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As they’ve recently been branded by Steve Bannon, the silver-haired troll that waddled up to the White House and left a snail-trail from the Pit of Despair or wherever he came from, the media are now the “Opposition Party” to the Trump administration. And if that’s the line in the sand that he and his cabinet-members are going to draw, then the left (and their apolitical ilk) will have to lean into a part in “the resistance.” And with the staggering turnout of the women’s marches, if for no other reason than to embolden the downtrodden swaths of liberals and remind them that they (we) are in the majority, it’s now the time, if ever there was one, that the “tolerant” left to be as visible as humanly possible in their opposition to autocracy. Because the “tolerance” of the Democratic party, contrary to what every GOP representative, pundit, and commentator seems to envision, does not — NOT — entail sitting idle, knitting hats (well, not JUST that) and letting a wave of conservative extremism wash over the American ideals of religious freedom. The tolerant left is operating under the silly little notion that all Americans — black, brown, gay, transgender, muslim, etc. — deserve the same basic civil rights as any other American.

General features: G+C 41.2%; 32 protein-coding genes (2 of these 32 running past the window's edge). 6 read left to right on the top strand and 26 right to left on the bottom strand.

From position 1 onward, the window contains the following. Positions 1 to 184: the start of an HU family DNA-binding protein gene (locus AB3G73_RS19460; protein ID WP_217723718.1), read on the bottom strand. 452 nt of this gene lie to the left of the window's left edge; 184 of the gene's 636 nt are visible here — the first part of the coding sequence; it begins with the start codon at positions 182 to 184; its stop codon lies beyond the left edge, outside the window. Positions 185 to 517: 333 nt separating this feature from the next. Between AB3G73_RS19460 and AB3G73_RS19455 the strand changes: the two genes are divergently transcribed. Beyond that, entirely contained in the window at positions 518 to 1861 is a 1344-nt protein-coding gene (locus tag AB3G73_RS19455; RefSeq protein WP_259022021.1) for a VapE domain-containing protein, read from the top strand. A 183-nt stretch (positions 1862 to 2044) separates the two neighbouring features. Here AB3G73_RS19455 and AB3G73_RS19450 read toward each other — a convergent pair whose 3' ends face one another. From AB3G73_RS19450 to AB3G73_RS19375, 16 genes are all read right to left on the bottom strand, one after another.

The tacit notion those on the right hold that “coastal elites” have become, by virtue of their agenda, out of touch with “real America,” is not an entirely untrue one, though it’s a huge misdirect. Liberal voters had become out of touch–not with core American ideals, but with their compatriots, the sheer volume or voters in small towns, and the dormant force of their opposition.  The popular view in coastal, urban cities (“liberal enclaves”) over the past few years was that the GOP was, from the introduction of the tea party, among other things, fractured, and eroding from the inside. But as conservative Americans were, more or less, waiting in the wings during the ‘horror’ of Obama’s presidency, a perfect storm of Americans who were fed up with the direction of their country formed, mobilized, and cast a sizable stone in retaliation. And here we are, with a fiercely Republican administration in the White House, a supermajority of Republicans in Congress, and a soon-to-be top-heavy Republican-majority Supreme Court. And political language is becoming louder and louder about overturning Roe v. Wade, and repealing [any measure instated by Liberals]. It’s a warpath of not only cultural reinvention (regression), but of ethical and constitutional obstruction. Democrats are in the throes of a veritable red menace swimming to the surface of the water to tip their left-leaning boat.